A city is struck by an epidemic of 'white blindness'. The first man to succumb sits in his car, waiting for the light to change. He is taken to an eye doctor, who does not know what to make of the phenomenon - and soon goes blind himself.

The blindness spreads, sparing no one. Authorities confine the blind to a vacant mental hospital secured by armed guards under instructions to shoot anyone trying to escape. Inside, the criminal element among the blind holds the rest captive: food rations are stolen, women are raped. The compound is set ablaze, and the blind escape into what is now a deserted city, strewn with litter and unburied corpses.

The only eyewitness to this nightmare is the doctor's wife, who faked blindness in order to join her husband in the camp. She guides seven strangers through the barren streets. The bonds within this oddly anonymous group - the doctor, the first blind man and his wife, the old man with the black eye patch, the girl with dark glasses, the boy with no mother, and the dog of tears - are as uncanny as the surrounding chaos is harrowing. Told with compassion, humor, and lyricism, Blindness is a stunning exploration of loss and disorientation in the modern world, of man's will to survive against all odds."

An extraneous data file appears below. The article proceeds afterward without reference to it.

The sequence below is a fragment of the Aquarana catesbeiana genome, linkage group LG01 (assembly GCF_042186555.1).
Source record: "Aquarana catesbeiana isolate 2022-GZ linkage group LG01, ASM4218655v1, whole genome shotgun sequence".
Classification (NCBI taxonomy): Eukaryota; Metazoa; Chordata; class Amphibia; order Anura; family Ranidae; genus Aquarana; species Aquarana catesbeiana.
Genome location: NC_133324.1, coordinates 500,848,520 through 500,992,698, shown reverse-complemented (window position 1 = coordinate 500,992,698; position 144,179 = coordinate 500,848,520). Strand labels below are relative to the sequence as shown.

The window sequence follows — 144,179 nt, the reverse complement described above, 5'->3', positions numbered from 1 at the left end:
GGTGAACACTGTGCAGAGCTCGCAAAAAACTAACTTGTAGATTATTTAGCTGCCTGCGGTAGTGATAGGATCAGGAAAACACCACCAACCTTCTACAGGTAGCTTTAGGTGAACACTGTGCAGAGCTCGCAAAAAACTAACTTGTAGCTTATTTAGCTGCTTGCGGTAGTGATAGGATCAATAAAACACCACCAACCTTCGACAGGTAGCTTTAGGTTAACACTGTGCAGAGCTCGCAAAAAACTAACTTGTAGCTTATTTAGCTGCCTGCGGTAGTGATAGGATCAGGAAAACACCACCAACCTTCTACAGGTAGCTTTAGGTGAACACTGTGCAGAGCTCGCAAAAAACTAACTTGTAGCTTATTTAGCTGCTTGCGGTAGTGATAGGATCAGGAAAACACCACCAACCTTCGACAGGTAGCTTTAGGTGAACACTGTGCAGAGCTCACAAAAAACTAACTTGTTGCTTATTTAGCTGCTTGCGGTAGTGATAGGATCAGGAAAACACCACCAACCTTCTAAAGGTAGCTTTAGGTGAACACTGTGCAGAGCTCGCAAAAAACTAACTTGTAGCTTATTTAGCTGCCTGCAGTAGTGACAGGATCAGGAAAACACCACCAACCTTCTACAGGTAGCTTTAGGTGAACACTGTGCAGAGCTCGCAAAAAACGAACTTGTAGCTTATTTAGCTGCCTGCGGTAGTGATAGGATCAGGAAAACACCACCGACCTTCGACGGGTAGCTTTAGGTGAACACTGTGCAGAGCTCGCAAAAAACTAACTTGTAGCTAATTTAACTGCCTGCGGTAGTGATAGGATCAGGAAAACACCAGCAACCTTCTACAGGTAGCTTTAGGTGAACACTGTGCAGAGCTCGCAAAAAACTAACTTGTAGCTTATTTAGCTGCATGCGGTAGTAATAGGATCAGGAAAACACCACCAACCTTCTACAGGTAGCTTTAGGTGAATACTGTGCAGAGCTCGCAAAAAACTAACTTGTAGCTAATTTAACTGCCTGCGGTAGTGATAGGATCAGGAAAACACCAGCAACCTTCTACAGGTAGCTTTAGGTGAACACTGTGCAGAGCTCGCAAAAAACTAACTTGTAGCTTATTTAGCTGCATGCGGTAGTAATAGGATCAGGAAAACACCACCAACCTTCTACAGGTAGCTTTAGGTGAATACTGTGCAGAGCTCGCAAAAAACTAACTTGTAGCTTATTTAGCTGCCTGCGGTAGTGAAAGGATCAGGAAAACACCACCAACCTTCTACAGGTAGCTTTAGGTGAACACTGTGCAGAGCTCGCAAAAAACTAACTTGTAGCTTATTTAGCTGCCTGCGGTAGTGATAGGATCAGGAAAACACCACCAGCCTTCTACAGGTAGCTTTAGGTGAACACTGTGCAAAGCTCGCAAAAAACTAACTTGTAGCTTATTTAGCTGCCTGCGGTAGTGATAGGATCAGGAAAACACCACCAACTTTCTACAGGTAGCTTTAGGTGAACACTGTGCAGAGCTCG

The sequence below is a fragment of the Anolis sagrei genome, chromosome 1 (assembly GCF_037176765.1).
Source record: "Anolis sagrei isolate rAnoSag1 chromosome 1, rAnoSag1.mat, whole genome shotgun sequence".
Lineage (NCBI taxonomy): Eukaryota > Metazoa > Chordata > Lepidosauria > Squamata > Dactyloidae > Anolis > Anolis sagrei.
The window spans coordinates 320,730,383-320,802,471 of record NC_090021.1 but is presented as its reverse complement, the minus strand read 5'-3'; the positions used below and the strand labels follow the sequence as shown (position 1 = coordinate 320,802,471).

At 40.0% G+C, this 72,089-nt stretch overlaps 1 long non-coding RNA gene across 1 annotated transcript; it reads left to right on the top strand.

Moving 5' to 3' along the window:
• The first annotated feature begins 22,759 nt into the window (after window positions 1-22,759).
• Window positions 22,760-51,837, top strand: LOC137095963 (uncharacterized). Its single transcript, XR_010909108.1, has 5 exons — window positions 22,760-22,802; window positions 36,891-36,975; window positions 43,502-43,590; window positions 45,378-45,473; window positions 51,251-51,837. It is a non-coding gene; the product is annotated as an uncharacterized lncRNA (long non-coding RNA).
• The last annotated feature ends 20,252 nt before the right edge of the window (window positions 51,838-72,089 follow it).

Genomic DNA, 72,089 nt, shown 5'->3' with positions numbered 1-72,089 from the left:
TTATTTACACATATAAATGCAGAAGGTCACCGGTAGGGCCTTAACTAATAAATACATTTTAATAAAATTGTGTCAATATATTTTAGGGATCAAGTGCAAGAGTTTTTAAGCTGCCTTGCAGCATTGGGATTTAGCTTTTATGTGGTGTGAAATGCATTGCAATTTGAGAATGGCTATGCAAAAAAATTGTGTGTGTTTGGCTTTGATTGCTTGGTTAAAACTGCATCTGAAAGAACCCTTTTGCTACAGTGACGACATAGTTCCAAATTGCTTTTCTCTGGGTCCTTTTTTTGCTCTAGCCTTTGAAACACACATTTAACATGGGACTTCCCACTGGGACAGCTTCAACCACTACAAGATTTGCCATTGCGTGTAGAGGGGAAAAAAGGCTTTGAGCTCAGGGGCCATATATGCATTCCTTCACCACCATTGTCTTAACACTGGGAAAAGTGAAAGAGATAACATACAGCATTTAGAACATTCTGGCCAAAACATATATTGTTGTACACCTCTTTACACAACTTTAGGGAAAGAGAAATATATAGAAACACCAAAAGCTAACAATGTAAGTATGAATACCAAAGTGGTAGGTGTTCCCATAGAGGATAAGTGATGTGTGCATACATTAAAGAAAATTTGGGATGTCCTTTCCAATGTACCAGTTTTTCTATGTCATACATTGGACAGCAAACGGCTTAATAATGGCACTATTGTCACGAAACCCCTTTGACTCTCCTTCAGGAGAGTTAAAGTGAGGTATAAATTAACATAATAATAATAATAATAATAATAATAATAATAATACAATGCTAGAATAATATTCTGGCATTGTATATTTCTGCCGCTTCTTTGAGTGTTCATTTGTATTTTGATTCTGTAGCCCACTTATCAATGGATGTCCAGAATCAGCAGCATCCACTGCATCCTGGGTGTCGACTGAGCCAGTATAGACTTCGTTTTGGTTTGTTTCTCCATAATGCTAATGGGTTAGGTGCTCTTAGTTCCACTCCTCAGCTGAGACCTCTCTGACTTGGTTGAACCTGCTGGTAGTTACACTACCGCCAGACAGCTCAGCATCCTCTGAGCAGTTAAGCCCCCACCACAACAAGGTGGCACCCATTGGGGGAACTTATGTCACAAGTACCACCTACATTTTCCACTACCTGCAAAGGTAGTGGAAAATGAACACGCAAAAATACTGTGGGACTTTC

José Saramago "who with parables sustained by imagination, compassion and irony continually enables us once again to apprehend an elusory reality" received the Nobel Prize for Literature in 1998.

Read my other reviews of the Nobel Prize winners for Literature.  

Original Post on "Let's Read".

Bunin, Ivan Alekseyevich (Иван Алексеевич Бунин) "In Paris"

(Russian: в Париже/Parisiis) - 1943
In Paris

Dark Avenues (or Dark Alleys) (Russian: Тёмные аллеи/Tyomnyie alleyi)



Reviewed by Marianne
from Let's Read